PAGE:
The clerics and politicians are feeding on fertile ground in the Middle-East and North Africa (MENA) and in Western societies.  The fertile ground in MENA is a very large number of young, unemployed males – higher than any other region in the world. These young people see no prospect of advancement for themselves and are susceptible to the lure of religious fanaticism that claims to give them recognition in this life and prestige after death. 
In Western countries, the recruiting ground is the disconnection of young Muslims from the societies in which they live. A sense of non-belonging is re-enforced by discrimination, lack of opportunity and, in some cases, the clannishness with which many ethnic groups live as separate societies. Fanatical clerics, instead of working to help such young people to integrate into the cultures in which they live, preach anger and retribution and sometimes advocate violence.
What is now abundantly clear is that terrorists will not relent. Increasingly they pose security concerns for many governments, not just Western ones.  Indeed, it is non-Western countries that have suffered most from terrorism in the last decade. The National Consortium for the Study of Terrorism and Responses to Terrorism, based at the University of Maryland, has revealed that in 2012, terrorism touched 85 countries and just three - Pakistan, Iraq and Afghanistan - suffered more than half of the attacks (54%) and fatalities (58%). The next five most frequently targeted countries were India, Nigeria, Somalia, Yemen and Thailand. 
Against this background the solution to terrorism cannot not lie in the actions of any one government or in actions fashioned by Western governments alone. If Western governments by themselves devise only militaristic and criminal formulae for curbing terrorism which they then attempt to impose on the rest of the world, those formulae won’t work. What is required is an inclusive approach that brings together leaders of Muslim, Hindu, Christian and secular states to discuss ways in which they can collaborate to address this deadly and grave problem in the interest of all nations, including surveillance, intelligence sharing military co-operation and alleviating poverty and unemployment. The United Nations may be where the discussion and the solutions end up for endorsement and ratification, but should not be where they begin. The General Assembly is simply too large and unwieldy for the sensitive and frank talks that are necessary, and the Security Council is not representative enough.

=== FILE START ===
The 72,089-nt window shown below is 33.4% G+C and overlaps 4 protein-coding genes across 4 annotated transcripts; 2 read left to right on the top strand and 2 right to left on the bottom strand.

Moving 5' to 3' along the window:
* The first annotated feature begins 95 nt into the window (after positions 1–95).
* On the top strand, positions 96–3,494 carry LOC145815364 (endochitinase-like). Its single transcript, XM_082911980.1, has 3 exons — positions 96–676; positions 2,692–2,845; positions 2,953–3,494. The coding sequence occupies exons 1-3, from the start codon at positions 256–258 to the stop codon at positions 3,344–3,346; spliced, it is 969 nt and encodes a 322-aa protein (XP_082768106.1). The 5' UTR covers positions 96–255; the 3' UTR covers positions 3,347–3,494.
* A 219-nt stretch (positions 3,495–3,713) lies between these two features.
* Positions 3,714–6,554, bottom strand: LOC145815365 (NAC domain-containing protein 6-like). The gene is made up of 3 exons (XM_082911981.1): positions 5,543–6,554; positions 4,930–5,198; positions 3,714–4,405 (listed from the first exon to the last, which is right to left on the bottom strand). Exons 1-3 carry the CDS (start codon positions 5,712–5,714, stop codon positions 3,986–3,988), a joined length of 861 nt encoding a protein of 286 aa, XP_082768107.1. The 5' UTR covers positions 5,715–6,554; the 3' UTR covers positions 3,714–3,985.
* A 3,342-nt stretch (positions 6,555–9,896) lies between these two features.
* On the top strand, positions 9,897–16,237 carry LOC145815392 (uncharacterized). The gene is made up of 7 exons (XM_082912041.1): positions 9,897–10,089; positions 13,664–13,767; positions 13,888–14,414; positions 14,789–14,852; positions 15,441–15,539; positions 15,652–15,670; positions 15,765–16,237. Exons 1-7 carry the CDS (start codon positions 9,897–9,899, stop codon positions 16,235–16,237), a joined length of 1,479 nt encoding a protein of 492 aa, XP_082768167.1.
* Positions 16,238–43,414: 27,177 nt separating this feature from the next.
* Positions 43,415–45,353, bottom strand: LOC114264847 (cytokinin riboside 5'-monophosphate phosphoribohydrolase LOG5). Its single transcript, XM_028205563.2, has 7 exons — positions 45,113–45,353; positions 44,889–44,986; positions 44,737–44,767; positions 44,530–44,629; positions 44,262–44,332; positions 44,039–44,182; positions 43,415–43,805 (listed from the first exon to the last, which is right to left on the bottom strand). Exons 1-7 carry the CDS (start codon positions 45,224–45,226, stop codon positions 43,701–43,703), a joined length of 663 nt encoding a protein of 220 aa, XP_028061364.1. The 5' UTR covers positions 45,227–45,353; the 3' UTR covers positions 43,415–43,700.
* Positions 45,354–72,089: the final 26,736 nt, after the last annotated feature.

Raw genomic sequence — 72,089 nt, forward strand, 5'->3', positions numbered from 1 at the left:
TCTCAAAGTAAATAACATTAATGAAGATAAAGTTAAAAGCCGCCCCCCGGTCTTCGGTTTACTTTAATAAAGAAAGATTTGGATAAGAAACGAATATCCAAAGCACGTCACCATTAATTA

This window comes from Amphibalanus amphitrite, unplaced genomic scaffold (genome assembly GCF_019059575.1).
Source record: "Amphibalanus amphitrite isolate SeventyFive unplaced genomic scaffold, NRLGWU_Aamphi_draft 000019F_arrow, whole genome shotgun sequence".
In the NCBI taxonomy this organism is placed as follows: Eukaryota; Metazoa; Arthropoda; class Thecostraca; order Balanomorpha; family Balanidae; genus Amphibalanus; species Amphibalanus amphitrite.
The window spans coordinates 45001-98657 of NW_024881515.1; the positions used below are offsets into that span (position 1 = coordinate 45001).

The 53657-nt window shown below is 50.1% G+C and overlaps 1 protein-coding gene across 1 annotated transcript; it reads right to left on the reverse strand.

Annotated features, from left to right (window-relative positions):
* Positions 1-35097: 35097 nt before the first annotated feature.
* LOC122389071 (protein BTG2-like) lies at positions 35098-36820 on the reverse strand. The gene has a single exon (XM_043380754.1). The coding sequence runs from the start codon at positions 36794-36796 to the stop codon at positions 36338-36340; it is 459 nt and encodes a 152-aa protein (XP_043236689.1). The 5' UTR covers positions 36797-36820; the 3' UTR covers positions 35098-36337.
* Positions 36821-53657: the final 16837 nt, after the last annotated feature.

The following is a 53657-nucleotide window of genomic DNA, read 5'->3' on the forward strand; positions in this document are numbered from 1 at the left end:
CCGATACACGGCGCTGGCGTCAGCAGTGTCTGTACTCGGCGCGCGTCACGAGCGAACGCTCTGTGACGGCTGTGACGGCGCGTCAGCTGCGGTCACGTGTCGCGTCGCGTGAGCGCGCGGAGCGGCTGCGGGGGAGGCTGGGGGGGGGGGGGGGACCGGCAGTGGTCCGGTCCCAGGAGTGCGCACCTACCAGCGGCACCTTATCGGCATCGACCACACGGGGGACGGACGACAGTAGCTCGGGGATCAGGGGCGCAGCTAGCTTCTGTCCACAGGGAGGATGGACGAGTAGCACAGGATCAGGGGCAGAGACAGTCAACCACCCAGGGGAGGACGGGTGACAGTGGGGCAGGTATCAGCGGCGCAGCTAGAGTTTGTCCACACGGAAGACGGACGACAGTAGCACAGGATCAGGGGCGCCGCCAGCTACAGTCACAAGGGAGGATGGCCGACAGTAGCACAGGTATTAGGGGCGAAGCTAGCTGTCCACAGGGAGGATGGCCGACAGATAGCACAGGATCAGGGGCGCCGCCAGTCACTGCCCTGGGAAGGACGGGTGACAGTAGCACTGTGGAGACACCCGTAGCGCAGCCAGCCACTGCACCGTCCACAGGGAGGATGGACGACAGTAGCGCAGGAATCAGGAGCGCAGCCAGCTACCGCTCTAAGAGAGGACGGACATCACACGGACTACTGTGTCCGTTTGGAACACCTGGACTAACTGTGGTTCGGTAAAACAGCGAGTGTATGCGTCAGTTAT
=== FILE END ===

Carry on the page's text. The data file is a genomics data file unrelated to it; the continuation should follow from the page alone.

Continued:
Smaller multilateral organisations, such as the Commonwealth and La Francophonie, whose membership include Western and Muslim countries, might be better places to jointly begin well-prepared and small meetings of representative leaders from the North and South to search for proposals that could be taken into the global community
Such an approach requires vision as well as a capacity to bring players together. As in so many of the world’s problems – leadership is needed to produce a multi-faceted solution to terrorism that the world’s people can collectively embrace. But who will be bold and creative enough to lead such an initiative?